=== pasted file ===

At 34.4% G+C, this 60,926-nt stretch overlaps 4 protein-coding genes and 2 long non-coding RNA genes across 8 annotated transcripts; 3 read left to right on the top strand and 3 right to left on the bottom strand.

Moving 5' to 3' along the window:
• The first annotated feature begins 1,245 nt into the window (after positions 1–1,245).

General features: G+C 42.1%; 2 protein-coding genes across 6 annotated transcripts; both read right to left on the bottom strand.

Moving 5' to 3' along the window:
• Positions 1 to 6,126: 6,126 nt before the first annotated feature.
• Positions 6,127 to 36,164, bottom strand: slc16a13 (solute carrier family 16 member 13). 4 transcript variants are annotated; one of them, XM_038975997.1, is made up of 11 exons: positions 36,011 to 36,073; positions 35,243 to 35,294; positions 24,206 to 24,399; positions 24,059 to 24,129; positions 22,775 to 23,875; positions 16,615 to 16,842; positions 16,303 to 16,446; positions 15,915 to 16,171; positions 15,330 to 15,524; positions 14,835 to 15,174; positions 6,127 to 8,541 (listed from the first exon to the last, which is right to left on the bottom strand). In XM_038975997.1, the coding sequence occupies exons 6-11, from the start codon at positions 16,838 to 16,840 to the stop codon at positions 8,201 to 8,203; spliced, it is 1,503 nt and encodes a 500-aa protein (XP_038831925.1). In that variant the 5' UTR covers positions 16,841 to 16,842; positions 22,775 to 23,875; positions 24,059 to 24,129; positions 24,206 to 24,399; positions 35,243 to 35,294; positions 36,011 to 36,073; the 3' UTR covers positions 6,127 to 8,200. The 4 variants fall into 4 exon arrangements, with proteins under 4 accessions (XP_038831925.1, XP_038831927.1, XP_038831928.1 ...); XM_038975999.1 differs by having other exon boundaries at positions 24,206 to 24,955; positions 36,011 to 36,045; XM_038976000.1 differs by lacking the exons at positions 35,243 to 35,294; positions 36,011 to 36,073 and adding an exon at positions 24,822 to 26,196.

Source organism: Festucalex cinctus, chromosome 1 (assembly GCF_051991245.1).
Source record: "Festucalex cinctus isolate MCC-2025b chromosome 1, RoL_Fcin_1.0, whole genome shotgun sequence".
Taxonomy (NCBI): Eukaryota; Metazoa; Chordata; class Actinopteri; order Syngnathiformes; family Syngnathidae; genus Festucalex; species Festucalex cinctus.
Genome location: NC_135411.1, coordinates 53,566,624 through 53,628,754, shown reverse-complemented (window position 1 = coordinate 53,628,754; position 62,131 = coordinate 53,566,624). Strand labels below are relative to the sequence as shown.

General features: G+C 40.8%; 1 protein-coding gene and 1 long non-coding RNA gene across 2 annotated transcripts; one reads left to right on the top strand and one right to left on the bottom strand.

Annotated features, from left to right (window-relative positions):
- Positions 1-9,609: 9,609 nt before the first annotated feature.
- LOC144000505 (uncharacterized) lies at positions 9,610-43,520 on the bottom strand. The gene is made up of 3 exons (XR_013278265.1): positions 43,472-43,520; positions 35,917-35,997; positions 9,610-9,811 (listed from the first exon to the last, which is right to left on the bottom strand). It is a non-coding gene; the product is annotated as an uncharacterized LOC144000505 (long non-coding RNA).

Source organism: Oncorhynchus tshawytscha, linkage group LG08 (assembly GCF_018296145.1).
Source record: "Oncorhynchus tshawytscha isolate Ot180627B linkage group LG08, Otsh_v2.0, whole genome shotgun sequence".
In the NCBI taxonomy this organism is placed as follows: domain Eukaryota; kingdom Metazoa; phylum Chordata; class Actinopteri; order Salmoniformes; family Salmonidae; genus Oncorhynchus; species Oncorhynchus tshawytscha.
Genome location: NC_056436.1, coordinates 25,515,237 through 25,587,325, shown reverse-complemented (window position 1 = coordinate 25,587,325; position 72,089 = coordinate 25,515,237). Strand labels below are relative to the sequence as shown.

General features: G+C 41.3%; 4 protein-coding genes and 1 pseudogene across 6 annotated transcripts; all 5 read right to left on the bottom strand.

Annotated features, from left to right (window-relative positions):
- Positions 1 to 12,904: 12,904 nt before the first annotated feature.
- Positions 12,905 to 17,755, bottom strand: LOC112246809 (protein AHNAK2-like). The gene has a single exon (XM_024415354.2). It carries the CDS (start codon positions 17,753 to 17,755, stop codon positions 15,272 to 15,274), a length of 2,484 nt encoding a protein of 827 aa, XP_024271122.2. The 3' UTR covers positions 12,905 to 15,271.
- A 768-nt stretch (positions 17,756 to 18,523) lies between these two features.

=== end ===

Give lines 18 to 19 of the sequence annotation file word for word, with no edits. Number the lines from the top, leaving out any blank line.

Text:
In the NCBI taxonomy this organism is placed as follows: domain Eukaryota; kingdom Metazoa; phylum Chordata; class Actinopteri; order Salmoniformes; family Salmonidae; genus Oncorhynchus; species Oncorhynchus tshawytscha.
Genome location: NC_056436.1, coordinates 25,515,237 through 25,587,325, shown reverse-complemented (window position 1 = coordinate 25,587,325; position 72,089 = coordinate 25,515,237). Strand labels below are relative to the sequence as shown.